Open publishing

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Open publishing is a process of creating news or other content that is transparent to the readers. They can contribute a story and see it instantly appear in the pool of stories publicly available. Those stories are filtered as little as possible to help the readers find the stories they want. Readers can see editorial decisions being made by others. They can see how to get involved and help make editorial decisions. If they can think of a better way for the software to help shape editorial decisions, they can copy the software because it is free and change it and start their own site. If they want to redistribute the news, they can, preferably on an open publishing site.

Internet sites run on open publishing software allow anyone with Internet access to visit the site and upload content directly without having to penetrate the filters of traditional media. Several fundamental principles tend to inform the organizations and sites dedicated to open publishing, though they do so to varying degrees. These principles include non-hierarchy, public participation, minimal editorial control, and transparency.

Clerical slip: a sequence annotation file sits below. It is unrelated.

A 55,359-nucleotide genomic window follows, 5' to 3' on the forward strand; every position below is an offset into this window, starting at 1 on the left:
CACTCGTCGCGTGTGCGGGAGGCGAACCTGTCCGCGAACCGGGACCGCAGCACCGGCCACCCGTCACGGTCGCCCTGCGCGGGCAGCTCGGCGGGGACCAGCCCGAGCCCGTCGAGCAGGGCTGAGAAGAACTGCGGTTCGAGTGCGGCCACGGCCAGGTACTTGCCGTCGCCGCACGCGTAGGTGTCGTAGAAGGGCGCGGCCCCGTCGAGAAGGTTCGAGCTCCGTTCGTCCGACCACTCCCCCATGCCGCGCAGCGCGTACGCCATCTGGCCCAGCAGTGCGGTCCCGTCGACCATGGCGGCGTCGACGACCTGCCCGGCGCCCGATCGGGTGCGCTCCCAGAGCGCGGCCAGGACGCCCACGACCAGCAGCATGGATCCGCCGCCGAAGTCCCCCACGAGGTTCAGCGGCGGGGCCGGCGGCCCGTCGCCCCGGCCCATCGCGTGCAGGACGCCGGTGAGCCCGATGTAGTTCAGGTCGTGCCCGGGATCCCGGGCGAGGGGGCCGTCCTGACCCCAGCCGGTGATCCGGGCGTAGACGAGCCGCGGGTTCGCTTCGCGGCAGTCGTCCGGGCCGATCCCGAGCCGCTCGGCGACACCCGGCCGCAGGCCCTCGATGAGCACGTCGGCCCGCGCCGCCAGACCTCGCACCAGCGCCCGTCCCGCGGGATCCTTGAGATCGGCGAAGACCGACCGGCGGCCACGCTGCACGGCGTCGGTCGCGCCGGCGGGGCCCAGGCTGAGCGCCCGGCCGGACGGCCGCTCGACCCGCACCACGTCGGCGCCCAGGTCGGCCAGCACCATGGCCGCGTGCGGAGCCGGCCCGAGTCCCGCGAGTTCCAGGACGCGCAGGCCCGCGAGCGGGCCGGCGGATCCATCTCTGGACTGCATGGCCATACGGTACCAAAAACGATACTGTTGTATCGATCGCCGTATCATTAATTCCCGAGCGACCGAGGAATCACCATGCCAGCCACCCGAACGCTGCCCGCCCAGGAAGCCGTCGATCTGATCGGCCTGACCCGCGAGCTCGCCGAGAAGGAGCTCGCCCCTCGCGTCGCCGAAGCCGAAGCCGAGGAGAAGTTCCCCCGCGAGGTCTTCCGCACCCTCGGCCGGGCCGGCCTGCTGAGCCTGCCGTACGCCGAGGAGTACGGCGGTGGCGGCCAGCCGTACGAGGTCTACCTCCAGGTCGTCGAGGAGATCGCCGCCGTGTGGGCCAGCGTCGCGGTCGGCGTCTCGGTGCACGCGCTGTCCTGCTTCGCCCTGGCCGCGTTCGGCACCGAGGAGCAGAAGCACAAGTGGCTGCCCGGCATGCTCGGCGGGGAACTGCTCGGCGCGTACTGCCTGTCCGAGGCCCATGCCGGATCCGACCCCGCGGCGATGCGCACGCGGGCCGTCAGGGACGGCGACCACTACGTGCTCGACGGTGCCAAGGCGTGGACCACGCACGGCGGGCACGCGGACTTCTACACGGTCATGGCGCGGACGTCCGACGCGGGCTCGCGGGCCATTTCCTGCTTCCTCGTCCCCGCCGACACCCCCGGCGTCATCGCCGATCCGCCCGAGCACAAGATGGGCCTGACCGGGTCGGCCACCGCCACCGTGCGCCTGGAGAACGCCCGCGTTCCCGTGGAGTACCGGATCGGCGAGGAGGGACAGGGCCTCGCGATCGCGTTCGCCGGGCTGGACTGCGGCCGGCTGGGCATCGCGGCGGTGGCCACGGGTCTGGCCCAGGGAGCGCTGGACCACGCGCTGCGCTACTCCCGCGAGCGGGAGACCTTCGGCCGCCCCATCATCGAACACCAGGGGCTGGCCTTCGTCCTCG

Open publishing idea embedded the same concept, although didn’t mention Eric S. Raymond's major insight. In Open Publishing problematic content is shallow. Given a large enough audience, peers, readers and commentators, almost all problematic content will be quickly noticed highlighted and fixed. Arnison's Law: "Given enough eyeballs, problematic content is shallow."

It should be distinguished from open access publishing, the publishing of material organized in such a way that there is no financial or other barrier to the user. (All or almost all Open publishing is in fact also open access.)

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